Consider an answering machine with remote inquiry facility, where you can call the answering machine and enter a 4 digit passcode into your telephone keypad, so you can listen to the messages from anywhere you like. Many of these machines will let you in if you enter the correct consecutive sequence of digits, regardless of what preceded that sequence.
Example: Passcode is 1234.
if you feed the machine 1234, you're in.
if you feed the machine 01234, you're in.
if you feed the machine 0121234, you're in.
if you feed the machine 94129838701234, you're in.
To brute-force hack the machine, you could try all numbers from 0000 to 9999, sending 40000 sounds across the wire. But since you are a smart hacker, you see that there's room for optimization. What is the shortest series of digits you have to send to the answering machine in order to break the code in any case?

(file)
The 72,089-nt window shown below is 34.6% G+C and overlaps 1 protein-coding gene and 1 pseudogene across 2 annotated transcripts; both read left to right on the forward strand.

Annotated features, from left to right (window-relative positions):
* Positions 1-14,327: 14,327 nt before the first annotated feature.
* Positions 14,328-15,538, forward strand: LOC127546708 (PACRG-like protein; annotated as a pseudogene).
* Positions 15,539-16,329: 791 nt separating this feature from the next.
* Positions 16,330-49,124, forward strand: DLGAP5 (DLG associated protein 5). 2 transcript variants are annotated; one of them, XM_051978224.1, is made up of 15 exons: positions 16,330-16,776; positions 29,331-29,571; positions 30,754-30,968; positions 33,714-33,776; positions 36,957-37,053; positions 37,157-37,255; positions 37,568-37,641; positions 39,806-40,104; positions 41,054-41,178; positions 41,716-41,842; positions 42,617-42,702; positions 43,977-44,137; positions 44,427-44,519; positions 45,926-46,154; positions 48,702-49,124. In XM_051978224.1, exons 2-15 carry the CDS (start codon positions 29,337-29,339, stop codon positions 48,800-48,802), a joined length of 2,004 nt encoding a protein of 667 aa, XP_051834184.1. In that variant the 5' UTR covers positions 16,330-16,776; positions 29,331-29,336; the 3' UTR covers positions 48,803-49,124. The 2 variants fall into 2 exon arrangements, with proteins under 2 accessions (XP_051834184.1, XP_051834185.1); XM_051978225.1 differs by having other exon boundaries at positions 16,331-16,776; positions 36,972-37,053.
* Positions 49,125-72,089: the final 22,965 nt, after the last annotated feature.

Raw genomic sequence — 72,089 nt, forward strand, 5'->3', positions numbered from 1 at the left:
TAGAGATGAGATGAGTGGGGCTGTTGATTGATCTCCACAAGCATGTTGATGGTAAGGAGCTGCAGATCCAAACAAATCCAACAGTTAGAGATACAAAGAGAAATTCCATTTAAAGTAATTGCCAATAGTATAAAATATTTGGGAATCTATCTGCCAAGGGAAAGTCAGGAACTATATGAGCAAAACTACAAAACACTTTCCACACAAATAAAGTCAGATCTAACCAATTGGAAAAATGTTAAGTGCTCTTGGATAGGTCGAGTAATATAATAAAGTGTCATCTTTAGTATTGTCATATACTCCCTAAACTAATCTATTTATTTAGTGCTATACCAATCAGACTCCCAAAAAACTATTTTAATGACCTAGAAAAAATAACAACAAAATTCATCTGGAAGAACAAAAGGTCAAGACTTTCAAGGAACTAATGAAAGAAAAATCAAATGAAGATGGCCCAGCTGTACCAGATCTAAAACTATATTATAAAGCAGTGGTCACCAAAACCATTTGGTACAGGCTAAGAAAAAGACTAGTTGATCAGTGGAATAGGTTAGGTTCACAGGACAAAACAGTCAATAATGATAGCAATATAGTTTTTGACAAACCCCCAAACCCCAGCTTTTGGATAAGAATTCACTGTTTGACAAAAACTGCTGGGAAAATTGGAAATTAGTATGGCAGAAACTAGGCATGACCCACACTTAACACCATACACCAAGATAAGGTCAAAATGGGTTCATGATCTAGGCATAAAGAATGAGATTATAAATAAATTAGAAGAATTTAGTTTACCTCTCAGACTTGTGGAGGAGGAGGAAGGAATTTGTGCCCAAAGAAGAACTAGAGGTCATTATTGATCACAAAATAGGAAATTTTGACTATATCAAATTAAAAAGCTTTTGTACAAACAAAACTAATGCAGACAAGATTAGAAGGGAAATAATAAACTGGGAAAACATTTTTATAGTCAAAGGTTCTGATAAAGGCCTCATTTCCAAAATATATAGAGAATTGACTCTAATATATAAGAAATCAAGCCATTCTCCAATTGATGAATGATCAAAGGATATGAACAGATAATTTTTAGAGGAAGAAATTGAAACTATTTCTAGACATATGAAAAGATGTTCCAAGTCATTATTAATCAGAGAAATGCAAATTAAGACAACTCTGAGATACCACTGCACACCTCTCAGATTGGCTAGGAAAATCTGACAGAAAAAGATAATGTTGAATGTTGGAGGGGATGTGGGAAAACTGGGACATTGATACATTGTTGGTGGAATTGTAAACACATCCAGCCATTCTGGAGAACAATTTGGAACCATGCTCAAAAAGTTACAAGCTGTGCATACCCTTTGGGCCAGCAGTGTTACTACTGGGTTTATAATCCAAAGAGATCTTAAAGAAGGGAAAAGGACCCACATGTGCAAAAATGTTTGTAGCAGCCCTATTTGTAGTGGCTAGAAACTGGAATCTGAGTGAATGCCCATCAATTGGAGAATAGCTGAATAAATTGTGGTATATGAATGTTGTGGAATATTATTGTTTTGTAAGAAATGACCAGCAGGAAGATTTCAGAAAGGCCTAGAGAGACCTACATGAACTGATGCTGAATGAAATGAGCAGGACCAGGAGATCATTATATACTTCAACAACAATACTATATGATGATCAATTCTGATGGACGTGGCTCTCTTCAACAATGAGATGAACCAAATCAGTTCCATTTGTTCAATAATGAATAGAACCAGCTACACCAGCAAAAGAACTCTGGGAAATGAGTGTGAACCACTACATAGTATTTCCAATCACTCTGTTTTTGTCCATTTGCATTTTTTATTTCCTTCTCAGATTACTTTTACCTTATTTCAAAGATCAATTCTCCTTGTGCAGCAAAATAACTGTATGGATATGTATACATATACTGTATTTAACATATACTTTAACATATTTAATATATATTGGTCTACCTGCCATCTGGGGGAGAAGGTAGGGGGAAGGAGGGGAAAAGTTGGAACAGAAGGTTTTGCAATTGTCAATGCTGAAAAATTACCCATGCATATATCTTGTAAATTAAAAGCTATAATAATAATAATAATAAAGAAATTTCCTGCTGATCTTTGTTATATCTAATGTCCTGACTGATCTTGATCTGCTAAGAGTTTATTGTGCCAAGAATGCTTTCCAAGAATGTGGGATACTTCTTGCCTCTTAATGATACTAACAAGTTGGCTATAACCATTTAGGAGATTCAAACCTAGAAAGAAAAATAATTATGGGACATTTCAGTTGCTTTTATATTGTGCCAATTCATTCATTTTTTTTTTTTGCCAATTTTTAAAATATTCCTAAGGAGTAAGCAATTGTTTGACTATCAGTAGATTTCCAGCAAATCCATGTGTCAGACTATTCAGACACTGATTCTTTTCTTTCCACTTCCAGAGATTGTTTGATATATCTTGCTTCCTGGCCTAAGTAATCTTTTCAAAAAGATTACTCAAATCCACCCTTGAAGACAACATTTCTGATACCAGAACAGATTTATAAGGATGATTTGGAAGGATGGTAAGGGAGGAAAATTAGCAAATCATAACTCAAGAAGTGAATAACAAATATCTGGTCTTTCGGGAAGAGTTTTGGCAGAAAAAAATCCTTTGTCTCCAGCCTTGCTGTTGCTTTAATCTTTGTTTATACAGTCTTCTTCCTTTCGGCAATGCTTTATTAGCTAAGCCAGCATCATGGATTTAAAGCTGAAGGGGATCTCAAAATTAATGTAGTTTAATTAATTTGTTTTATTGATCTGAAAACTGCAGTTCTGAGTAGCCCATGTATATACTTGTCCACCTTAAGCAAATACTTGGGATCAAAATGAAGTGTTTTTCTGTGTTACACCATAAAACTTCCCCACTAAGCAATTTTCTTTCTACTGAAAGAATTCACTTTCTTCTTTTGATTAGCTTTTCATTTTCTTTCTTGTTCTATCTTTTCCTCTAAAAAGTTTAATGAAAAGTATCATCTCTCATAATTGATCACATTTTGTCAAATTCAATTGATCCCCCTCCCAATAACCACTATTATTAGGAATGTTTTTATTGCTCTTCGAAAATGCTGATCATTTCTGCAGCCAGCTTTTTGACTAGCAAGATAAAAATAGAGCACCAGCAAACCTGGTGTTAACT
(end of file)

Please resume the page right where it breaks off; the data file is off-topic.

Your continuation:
My first guess is 10001.
For 2 digits codes a 101 digit string works:
100 codes * 2 digits per code / 2 codes per digit + 1 (because they don't wrap around.)
It is more complicated with more digits, but this can probably be optimized in a similar way: 0000100020003000400050006000700080009
I'm not sure what comes next.
Posted by Jer
on 2004-05-24 14:28:41